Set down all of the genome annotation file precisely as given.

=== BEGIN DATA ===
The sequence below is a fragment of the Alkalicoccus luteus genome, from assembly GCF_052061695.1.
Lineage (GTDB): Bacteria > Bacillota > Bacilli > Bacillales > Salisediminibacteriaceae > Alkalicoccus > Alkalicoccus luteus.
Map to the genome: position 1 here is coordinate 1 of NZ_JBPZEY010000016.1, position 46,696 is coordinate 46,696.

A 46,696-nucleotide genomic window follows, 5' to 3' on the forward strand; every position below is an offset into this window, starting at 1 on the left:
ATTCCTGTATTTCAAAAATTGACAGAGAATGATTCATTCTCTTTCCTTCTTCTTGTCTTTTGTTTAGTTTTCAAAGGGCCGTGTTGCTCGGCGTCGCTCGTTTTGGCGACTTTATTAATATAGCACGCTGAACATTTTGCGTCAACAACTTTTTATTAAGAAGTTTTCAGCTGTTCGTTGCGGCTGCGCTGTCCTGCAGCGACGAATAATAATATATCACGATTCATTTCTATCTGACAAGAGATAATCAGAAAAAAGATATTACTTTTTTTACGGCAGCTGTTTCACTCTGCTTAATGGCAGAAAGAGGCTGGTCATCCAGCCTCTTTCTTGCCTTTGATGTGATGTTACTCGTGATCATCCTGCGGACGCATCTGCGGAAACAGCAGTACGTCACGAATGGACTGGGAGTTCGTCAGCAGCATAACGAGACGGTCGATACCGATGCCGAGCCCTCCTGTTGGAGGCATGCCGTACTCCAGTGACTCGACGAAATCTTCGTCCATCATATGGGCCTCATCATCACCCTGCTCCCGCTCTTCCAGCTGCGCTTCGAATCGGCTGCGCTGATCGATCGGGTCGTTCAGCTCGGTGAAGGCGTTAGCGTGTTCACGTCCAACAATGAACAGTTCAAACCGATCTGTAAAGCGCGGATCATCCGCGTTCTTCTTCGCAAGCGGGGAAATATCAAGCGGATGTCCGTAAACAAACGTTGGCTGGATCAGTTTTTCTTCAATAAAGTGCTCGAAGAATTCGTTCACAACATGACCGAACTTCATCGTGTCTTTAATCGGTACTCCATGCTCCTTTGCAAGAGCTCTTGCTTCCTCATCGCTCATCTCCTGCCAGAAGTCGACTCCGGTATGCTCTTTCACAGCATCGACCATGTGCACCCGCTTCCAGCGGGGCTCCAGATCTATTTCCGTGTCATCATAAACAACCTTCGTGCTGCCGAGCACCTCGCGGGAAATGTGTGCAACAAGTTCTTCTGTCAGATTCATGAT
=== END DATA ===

The sequence below is a fragment of the Alkalicoccus luteus genome, from assembly GCF_052061695.1.
Lineage (GTDB): Bacteria > Bacillota > Bacilli > Bacillales > Salisediminibacteriaceae > Alkalicoccus > Alkalicoccus luteus.
Map to the genome: position 1 here is coordinate 1 of NZ_JBPZEY010000016.1, position 46,696 is coordinate 46,696.

A 46,696-nucleotide genomic window follows, 5' to 3' on the forward strand; every position below is an offset into this window, starting at 1 on the left:
ATTCCTGTATTTCAAAAATTGACAGAGAATGATTCATTCTCTTTCCTTCTTCTTGTCTTTTGTTTAGTTTTCAAAGGGCCGTGTTGCTCGGCGTCGCTCGTTTTGGCGACTTTATTAATATAGCACGCTGAACATTTTGCGTCAACAACTTTTTATTAAGAAGTTTTCAGCTGTTCGTTGCGGCTGCGCTGTCCTGCAGCGACGAATAATAATATATCACGATTCATTTCTATCTGACAAGAGATAATCAGAAAAAAGATATTACTTTTTTTACGGCAGCTGTTTCACTCTGCTTAATGGCAGAAAGAGGCTGGTCATCCAGCCTCTTTCTTGCCTTTGATGTGATGTTACTCGTGATCATCCTGCGGACGCATCTGCGGAAACAGCAGTACGTCACGAATGGACTGGGAGTTCGTCAGCAGCATAACGAGACGGTCGATACCGATGCCGAGCCCTCCTGTTGGAGGCATGCCGTACTCCAGTGACTCGACGAAATCTTCGTCCATCATATGGGCCTCATCATCACCCTGCTCCCGCTCTTCCAGCTGCGCTTCGAATCGGCTGCGCTGATCGATCGGGTCGTTCAGCTCGGTGAAGGCGTTAGCGTGTTCACGTCCAACAATGAACAGTTCAAACCGATCTGTAAAGCGCGGATCATCCGCGTTCTTCTTCGCAAGCGGGGAAATATCAAGCGGATGTCCGTAAACAAACGTTGGCTGGATCAGTTTTTCTTCAATAAAGTGCTCGAAGAATTCGTTCACAACATGACCGAACTTCATCGTGTCTTTAATCGGTACTCCATGCTCCTTTGCAAGAGCTCTTGCTTCCTCATCGCTCATCTCCTGCCAGAAGTCGACTCCGGTATGCTCTTTCACAGCATCGACCATGTGCACCCGCTTCCAGCGGGGCTCCAGATCTATTTCCGTGTCATCATAAACAACCTTCGTGCTGCCGAGCACCTCGCGGGAAATGTGTGCAACAAGTTCTTCTGTCAGATTCATGAT